You can play along on the Independence Days Challenges too. Post your own achievements, or link to them, in the comments.


Anonymous said...

Okra, eh? Not something I've developed a palate for yet. Probably good deep fried, but that isn't part of my healthy eating plan....

Your question freaked my friend out, so she changed her mind about posting. Apparently she did not seek a permit. It probably won't be a problem as my town has a long history of permitting issues and code violations forgiven with a quick hearing and a pittance fine.

Anyway, the project should be interesting, wish I could share. For us in Maine who heat with wood, the wood oven makes much more sense. The rocket stove is also piquing my interest, however. If/when my oven materializes, I am thinking it might include a rocket "burner" and a smoking pit of some kind.

Gabrielle said...

I feel pretty confident you will love the okra, if for nothing else than its beauty. I encourage you to try to pickle some if you have enough--yummy! Let us know how it goes!

Kate said...

Ali! I'm so sorry my comment freaked your neighbor out. That wasn't my intention at all. I was just curious how many hoops she had to go through if she had permitted. Now I feel like a party pooper, because that project looked so interesting, and was really looking forward to how it turned out. I screwed it up for everyone! Bummer.

Gabrielle, I think we can find a way to enjoy (eating) okra quite a bit. I've had it at Indian restaurants and enjoyed it, and I'm sure it was nothing as fresh as we'll enjoy it straight from the garden. Thanks for the encouragement.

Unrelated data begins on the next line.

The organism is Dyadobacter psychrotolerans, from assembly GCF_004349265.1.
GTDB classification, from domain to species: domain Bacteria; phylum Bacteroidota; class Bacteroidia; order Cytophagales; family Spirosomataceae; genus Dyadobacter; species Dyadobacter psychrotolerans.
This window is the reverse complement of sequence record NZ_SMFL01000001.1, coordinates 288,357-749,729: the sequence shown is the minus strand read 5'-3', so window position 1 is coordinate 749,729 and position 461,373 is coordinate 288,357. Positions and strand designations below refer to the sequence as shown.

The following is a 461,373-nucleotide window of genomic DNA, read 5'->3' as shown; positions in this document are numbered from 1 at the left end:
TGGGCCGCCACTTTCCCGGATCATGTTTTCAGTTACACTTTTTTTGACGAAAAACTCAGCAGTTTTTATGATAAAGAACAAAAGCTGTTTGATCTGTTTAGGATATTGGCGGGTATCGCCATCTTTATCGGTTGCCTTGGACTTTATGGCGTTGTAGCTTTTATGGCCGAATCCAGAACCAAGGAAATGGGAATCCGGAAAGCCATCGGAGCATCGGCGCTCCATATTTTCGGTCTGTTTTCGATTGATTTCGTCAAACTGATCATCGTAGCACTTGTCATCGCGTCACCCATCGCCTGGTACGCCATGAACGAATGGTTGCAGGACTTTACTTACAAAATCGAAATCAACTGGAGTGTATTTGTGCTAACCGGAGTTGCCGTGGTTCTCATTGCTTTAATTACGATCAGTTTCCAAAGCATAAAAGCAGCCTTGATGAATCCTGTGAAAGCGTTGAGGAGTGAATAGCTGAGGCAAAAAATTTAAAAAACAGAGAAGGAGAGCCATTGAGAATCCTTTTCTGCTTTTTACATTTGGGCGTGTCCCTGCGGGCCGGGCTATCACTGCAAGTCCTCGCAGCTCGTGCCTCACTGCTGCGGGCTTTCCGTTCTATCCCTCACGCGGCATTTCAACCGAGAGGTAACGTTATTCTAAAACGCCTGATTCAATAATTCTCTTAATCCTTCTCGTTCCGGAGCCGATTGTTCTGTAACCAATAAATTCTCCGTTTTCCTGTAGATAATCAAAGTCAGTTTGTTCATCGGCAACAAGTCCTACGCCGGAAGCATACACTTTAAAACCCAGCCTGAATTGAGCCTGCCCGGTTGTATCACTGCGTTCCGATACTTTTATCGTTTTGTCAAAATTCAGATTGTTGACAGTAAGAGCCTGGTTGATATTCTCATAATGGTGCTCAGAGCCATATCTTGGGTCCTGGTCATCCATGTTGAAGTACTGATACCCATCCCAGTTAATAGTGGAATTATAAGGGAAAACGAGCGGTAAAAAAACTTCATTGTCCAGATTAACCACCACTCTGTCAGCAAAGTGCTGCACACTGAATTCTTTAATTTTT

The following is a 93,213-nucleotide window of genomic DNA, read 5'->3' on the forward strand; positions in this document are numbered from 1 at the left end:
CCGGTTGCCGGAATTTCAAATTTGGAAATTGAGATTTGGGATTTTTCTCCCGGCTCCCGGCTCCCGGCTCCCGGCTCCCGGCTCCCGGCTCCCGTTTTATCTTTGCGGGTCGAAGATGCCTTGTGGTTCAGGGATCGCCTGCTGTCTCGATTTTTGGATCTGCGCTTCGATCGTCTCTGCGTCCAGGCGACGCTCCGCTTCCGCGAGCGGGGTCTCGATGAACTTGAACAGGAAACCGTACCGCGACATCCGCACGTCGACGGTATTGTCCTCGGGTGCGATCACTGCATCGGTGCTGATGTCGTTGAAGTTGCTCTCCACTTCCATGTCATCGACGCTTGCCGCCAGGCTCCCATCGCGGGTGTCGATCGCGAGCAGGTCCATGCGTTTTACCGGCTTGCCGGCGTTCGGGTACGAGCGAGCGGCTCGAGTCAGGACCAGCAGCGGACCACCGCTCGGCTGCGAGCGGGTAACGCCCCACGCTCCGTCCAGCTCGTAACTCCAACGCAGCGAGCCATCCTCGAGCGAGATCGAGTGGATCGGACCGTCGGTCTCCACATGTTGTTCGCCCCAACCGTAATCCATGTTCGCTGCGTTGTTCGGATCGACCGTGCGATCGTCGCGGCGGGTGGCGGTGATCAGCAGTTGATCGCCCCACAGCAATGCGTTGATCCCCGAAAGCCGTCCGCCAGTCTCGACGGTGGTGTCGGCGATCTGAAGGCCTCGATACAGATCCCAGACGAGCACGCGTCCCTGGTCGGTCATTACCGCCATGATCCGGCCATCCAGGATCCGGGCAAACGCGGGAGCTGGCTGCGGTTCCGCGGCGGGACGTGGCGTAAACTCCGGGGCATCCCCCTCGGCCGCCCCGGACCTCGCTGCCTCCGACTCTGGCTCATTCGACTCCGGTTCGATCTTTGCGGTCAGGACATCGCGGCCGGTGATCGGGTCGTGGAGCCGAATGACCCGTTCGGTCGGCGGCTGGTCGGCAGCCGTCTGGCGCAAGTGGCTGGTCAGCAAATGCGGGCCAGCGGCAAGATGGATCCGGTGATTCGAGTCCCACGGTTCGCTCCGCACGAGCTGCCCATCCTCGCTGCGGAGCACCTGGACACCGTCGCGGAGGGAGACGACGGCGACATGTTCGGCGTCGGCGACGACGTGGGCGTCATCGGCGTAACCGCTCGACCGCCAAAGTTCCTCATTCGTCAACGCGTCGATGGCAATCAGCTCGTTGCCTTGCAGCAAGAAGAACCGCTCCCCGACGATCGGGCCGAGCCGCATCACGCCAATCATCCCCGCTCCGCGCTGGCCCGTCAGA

Amanda K said...

I never cared for okra, until I was given this tip by a man from the bayou (what he's doing in Delaware, I haven't a clue). Only eat okra when it is small, as in less than four inches. Beyond that, it makes good food for ducks when it's chopped up which is probably applicable to your chickens.

Anonymous said...

I started my okra seedlings inside about a month ago, and hopefully will get them in the ground this weekend... first time trying them, but my family loves them so I hope it'll turn out!

Kate said...

Penny, I'll have to remember those. Thanks for the tips.

LIALZ, I hope the okra works out for both of us. It should be an instructive summer.

Diane said...

When okra is fried or sauteed it doesn't develop the "slimy" texture that most people object to. I think that only happens when it is cooked with water. And the flavor is quite nice and delicate.

Lorna said...

24 loaves of bread! Wow! I remember my mother baking 7-15 loaves of bread once a week, every week, for much of my childhood. Very good memories :) May I ask how you freeze your bread without it getting dry? I would love to bake "extra" and put it away, but when I do it gets so dry my husband won't eat it! I do let the loaves cool completely and then double bag them before freezing. Am I missing something?

Kate said...

Penny, I'm hearing similar suggestions from other folks too. I think we'll like it if it ever dries out hereabouts and the garden stuff starts to grow.

Lorna Jean, I bake two loaves of bread at a time, and some of my loaves are flat ones that bake on a stone and so only take about 20 minutes to cook. Still, it's an all-day affair, and the cleanup is formidable. As for freezing bread, I cut my round loaves in half and wrap them up well in saran wrap. I store them in the chest freezer, which does not cycle like a frostless freezer does. I find that this causes much less damage to foods stored for relatively long periods. I also let the breads thaw completely before I unwrap them and cut them up. If you're already doing all those things, I'm afraid I don't have any other suggestions!